In 2019, the National WIC Association (NWA) received a grant from the Walmart Foundation to support a two-year project aimed at Advancing Health Equity to Achieve Diversity & Inclusion (AHEAD) […]
Purpose The Centers for Disease Control and Prevention identified rural mothers as a priority population for targeted breastfeeding promotion programs. In Georgia, breastfeeding rates lag behind the national ones. This […]
This report analyzed WIC eligibility. In 2009, a total of 15.075 million mothers and young children were eligible to enroll in WIC, a 6.4% increase in eligibility from 2008. Among children, WIC eligibility increased by 9.4% between 2008 and 2009. The weaker economy in 2009 increased the numbers of families with incomes below 185% of the federal poverty level. The majority of WIC-eligible infants and children lived in twoâ€parent families and in families with incomes below the federal poverty levels.
This study evaluated risk factors associated with anemia and iron deficiency in a sample of children participating in or applying for WIC. The results revealed that current child WIC participation and maternal WIC participation during pregnancy were negatively associated with anemia and iron deficiency.
This report provided information on the new methodology developed by the National Research Council to estimate rates of eligibility and participation in the WIC Program. The new methodology provided more accurate estimates of the number of people eligible for WIC. The report estimated that 13.5 million individuals were eligible for WIC and that 7.7 million participated in WIC in 2003.
These authors explored whether work or immigration concerns affected women's participation in the WIC Program. Results showed that non-collection of checks was associated with job conflicts, transportation or illness problems, and check distribution policies.
The researchers examines the availability of food stores for low-income women in Kansas and investigated whether food store availability was associated with obesity, using data from women participating in the WIC Program in Kansas. Most WIC recipients lived within 1 mile of a small grocery store, and there was an association of density of any type of food store with obesity in micropolitan areas.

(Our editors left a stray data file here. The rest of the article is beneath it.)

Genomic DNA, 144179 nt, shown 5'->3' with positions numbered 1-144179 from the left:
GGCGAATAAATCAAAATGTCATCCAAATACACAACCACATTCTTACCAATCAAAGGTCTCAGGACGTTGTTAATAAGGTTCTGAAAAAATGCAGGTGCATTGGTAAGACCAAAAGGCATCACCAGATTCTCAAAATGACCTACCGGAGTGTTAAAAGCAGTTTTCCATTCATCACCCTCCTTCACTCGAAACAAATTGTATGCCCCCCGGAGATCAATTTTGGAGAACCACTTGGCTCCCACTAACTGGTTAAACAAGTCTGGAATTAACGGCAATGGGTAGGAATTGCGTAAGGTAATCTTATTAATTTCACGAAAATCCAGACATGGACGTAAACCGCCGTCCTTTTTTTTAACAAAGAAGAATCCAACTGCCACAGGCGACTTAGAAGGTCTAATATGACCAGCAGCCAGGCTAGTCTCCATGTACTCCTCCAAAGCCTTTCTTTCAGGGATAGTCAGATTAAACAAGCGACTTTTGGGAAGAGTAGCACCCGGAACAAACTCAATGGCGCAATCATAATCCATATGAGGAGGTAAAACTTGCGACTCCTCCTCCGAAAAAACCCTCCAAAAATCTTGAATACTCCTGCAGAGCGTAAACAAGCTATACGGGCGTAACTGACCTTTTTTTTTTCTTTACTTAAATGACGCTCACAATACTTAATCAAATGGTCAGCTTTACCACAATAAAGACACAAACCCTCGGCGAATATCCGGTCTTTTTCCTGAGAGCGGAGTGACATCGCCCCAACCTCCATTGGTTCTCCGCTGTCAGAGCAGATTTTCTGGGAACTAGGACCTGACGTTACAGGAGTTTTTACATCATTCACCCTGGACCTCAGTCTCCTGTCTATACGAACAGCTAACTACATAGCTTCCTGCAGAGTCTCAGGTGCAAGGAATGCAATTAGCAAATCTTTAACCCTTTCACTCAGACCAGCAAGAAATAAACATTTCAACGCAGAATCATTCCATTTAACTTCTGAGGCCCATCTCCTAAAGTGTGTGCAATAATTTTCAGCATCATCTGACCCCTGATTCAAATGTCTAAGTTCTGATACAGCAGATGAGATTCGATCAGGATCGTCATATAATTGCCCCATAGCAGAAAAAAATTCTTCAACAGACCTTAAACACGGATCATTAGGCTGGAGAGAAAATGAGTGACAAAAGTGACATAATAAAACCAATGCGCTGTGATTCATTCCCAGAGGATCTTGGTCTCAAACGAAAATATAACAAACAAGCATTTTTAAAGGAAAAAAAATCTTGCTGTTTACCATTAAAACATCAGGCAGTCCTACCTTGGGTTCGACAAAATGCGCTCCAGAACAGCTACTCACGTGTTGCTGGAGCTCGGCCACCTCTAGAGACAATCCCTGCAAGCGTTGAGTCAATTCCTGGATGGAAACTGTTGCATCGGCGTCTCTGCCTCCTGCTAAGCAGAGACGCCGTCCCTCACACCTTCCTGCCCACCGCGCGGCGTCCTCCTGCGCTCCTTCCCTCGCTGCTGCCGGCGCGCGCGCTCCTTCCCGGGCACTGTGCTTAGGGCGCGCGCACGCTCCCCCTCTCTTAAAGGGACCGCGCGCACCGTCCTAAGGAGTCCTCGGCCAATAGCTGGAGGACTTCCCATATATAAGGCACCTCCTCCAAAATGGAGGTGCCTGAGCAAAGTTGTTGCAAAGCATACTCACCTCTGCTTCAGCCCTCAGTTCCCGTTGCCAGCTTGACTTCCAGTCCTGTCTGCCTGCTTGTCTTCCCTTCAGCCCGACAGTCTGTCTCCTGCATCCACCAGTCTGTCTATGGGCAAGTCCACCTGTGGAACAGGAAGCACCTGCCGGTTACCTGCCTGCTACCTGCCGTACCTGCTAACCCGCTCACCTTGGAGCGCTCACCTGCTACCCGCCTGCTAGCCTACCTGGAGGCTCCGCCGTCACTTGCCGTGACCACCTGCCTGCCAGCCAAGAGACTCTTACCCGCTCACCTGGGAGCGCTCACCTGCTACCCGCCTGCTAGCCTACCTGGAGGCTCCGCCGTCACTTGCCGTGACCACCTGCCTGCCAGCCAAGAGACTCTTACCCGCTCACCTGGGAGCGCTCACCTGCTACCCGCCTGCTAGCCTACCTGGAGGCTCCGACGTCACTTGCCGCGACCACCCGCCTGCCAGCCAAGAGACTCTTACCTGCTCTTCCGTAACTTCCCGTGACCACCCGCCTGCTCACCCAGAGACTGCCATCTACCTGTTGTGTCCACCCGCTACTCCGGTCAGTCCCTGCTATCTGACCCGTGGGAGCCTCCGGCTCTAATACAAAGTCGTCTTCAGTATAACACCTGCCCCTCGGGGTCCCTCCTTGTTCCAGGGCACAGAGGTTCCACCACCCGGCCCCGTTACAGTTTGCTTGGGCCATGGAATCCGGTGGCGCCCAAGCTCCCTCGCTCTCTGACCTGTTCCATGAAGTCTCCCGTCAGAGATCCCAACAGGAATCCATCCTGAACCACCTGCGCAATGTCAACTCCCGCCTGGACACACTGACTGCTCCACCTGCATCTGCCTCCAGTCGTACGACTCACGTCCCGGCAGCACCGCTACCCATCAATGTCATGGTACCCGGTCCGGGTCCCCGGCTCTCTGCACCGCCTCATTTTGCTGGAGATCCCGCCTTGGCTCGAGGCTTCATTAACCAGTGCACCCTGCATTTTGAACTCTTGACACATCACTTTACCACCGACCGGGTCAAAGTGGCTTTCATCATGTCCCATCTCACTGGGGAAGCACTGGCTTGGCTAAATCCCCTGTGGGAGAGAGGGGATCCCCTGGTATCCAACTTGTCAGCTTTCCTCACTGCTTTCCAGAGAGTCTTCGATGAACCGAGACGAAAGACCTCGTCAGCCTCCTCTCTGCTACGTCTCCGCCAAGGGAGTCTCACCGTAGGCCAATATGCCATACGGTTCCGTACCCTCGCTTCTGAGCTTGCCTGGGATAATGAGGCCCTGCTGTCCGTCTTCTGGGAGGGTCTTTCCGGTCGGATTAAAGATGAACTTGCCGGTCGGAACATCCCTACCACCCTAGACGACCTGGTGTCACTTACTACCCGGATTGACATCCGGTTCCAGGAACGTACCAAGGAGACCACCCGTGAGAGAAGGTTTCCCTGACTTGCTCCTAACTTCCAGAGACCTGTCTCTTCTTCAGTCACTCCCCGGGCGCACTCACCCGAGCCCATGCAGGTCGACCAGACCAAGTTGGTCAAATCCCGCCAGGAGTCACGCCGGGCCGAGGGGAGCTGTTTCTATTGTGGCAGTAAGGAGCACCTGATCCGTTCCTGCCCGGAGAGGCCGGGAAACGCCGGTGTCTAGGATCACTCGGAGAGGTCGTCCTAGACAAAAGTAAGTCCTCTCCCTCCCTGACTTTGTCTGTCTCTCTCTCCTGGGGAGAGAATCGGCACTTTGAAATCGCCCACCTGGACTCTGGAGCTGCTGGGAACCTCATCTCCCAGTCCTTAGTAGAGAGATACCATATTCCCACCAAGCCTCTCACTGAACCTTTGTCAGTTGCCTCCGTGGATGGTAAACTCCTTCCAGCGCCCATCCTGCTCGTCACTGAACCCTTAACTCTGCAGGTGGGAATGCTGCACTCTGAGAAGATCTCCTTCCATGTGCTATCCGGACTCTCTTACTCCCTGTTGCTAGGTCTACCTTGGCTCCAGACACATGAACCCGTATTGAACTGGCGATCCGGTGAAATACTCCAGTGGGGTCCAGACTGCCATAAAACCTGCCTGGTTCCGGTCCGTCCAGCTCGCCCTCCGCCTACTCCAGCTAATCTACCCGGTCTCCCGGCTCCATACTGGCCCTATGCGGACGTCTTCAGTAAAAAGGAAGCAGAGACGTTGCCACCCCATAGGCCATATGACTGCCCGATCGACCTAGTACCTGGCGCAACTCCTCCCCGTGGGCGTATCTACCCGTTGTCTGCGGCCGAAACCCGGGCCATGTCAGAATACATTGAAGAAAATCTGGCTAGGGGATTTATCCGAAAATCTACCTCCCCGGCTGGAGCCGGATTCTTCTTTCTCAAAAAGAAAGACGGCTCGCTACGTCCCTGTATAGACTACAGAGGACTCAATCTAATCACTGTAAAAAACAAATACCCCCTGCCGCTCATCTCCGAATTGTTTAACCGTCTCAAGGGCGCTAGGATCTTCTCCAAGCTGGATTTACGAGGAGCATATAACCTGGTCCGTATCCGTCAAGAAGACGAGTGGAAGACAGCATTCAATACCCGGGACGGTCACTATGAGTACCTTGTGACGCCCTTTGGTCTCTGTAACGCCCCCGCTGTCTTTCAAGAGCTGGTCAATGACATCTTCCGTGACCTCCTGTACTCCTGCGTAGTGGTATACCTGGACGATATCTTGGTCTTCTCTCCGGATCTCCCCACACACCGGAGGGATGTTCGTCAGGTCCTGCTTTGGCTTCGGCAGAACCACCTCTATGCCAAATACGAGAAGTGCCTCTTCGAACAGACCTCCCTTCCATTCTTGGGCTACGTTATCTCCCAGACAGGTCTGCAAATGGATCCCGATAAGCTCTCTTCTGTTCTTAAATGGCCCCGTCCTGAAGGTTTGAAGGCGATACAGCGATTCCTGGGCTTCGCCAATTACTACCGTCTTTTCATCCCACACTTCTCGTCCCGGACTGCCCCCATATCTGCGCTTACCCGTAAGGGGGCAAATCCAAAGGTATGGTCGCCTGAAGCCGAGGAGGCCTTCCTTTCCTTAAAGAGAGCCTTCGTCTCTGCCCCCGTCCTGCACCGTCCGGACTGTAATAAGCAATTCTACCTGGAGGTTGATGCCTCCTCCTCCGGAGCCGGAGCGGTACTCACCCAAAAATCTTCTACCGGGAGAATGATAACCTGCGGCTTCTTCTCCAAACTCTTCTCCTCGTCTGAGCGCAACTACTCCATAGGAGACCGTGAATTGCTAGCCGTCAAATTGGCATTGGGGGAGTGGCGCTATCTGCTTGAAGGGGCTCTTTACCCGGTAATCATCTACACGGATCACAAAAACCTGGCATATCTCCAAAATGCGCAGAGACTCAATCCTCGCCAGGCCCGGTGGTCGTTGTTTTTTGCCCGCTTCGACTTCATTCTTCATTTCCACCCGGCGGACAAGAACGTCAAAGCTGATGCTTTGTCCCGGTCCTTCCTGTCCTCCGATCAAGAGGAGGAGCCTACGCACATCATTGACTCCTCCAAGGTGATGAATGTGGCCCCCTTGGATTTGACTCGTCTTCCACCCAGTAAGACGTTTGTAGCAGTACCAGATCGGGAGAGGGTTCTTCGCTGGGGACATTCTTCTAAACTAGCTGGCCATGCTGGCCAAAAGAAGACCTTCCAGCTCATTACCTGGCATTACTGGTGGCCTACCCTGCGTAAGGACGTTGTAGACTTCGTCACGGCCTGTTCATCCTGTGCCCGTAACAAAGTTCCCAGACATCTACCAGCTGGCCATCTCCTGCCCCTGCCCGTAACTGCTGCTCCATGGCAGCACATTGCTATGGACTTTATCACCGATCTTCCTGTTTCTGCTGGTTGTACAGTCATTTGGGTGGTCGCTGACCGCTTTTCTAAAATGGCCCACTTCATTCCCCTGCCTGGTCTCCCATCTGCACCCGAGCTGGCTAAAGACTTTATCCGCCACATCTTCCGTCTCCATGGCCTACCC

The researchers examines associations between WIC participation and indicators of underweight, overweight, length, caregiver-perceived health, and household food security among infants ages 12 months or younger, at six urban hospitals and clinics. Results showed that of the eligible families not receiving WIC assistance, 64% reported access problems, and 36% denied a need for WIC. Families who were not receiving WIC because of access problems were more likely to have underweight infants and experience food insecurity.
The purpose of this study was to determine whether household food insecurity was associated with adverse health outcomes in a sentinel population ages 36 months or younger. The study showed that compared with food-secure children, food-insecure children's odds of fair or poor; health were nearly twice as high, and their odds of being hospitalized since birth were almost a third higher. Effect modification occurred between Food Stamps and food insecurity; Food Stamps attenuated, but did not eliminate, associations between food insecurity and fair/poor health.
This study investigated the effectiveness of methods to promote the WIC community garden project in Albuquerque, New Mexico. researchers found that fewer ; than 30% of clients surveyed had heard of the project; that caseload was unrelated to promotion methods; and that clients participating in the project reported consuming more vegetables.